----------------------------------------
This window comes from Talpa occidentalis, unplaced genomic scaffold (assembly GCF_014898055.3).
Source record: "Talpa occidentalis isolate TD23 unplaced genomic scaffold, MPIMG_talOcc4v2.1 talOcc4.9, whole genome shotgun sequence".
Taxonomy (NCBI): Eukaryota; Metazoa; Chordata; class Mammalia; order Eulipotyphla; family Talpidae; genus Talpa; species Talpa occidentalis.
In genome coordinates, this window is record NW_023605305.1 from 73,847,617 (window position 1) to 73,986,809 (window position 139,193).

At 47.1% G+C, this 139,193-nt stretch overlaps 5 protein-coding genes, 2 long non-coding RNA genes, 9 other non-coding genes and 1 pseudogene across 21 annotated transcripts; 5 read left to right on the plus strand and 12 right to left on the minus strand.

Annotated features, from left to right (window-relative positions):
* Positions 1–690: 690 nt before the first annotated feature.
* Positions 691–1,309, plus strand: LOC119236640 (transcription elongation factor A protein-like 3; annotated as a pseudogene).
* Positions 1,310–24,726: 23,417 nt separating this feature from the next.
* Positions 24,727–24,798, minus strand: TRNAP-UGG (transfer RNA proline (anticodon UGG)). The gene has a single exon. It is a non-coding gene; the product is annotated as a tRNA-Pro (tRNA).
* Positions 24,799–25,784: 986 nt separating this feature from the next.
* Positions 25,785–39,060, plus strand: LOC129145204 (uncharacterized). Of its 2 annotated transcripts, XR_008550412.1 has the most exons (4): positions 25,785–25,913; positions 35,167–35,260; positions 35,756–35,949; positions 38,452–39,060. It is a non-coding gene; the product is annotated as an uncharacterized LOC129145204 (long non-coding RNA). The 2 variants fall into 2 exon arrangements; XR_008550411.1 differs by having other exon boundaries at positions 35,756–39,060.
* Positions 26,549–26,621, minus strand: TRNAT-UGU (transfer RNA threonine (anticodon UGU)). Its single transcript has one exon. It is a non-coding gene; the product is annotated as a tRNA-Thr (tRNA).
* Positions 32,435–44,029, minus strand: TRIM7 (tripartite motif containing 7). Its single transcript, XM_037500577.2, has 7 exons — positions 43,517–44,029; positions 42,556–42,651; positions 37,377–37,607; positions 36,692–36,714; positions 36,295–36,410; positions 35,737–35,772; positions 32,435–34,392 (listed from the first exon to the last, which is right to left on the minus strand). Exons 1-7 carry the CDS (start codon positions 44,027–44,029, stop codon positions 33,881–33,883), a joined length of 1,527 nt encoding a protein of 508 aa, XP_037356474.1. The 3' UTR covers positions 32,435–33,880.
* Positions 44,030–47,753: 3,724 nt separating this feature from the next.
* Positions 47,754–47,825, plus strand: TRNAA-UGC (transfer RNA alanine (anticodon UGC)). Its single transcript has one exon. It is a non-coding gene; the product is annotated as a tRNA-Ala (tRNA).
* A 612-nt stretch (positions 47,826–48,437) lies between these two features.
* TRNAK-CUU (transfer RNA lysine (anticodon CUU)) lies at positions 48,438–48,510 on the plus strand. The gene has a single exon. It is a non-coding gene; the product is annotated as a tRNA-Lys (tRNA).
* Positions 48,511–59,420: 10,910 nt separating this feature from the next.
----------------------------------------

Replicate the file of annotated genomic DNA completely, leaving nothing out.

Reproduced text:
This window comes from Talpa occidentalis, unplaced genomic scaffold (assembly GCF_014898055.3).
Source record: "Talpa occidentalis isolate TD23 unplaced genomic scaffold, MPIMG_talOcc4v2.1 talOcc4.9, whole genome shotgun sequence".
Taxonomy (NCBI): Eukaryota; Metazoa; Chordata; class Mammalia; order Eulipotyphla; family Talpidae; genus Talpa; species Talpa occidentalis.
In genome coordinates, this window is record NW_023605305.1 from 73,847,617 (window position 1) to 73,986,809 (window position 139,193).

At 47.1% G+C, this 139,193-nt stretch overlaps 5 protein-coding genes, 2 long non-coding RNA genes, 9 other non-coding genes and 1 pseudogene across 21 annotated transcripts; 5 read left to right on the plus strand and 12 right to left on the minus strand.

Annotated features, from left to right (window-relative positions):
* Positions 1–690: 690 nt before the first annotated feature.
* Positions 691–1,309, plus strand: LOC119236640 (transcription elongation factor A protein-like 3; annotated as a pseudogene).
* Positions 1,310–24,726: 23,417 nt separating this feature from the next.
* Positions 24,727–24,798, minus strand: TRNAP-UGG (transfer RNA proline (anticodon UGG)). The gene has a single exon. It is a non-coding gene; the product is annotated as a tRNA-Pro (tRNA).
* Positions 24,799–25,784: 986 nt separating this feature from the next.
* Positions 25,785–39,060, plus strand: LOC129145204 (uncharacterized). Of its 2 annotated transcripts, XR_008550412.1 has the most exons (4): positions 25,785–25,913; positions 35,167–35,260; positions 35,756–35,949; positions 38,452–39,060. It is a non-coding gene; the product is annotated as an uncharacterized LOC129145204 (long non-coding RNA). The 2 variants fall into 2 exon arrangements; XR_008550411.1 differs by having other exon boundaries at positions 35,756–39,060.
* Positions 26,549–26,621, minus strand: TRNAT-UGU (transfer RNA threonine (anticodon UGU)). Its single transcript has one exon. It is a non-coding gene; the product is annotated as a tRNA-Thr (tRNA).
* Positions 32,435–44,029, minus strand: TRIM7 (tripartite motif containing 7). Its single transcript, XM_037500577.2, has 7 exons — positions 43,517–44,029; positions 42,556–42,651; positions 37,377–37,607; positions 36,692–36,714; positions 36,295–36,410; positions 35,737–35,772; positions 32,435–34,392 (listed from the first exon to the last, which is right to left on the minus strand). Exons 1-7 carry the CDS (start codon positions 44,027–44,029, stop codon positions 33,881–33,883), a joined length of 1,527 nt encoding a protein of 508 aa, XP_037356474.1. The 3' UTR covers positions 32,435–33,880.
* Positions 44,030–47,753: 3,724 nt separating this feature from the next.
* Positions 47,754–47,825, plus strand: TRNAA-UGC (transfer RNA alanine (anticodon UGC)). Its single transcript has one exon. It is a non-coding gene; the product is annotated as a tRNA-Ala (tRNA).
* A 612-nt stretch (positions 47,826–48,437) lies between these two features.
* TRNAK-CUU (transfer RNA lysine (anticodon CUU)) lies at positions 48,438–48,510 on the plus strand. The gene has a single exon. It is a non-coding gene; the product is annotated as a tRNA-Lys (tRNA).
* Positions 48,511–59,420: 10,910 nt separating this feature from the next.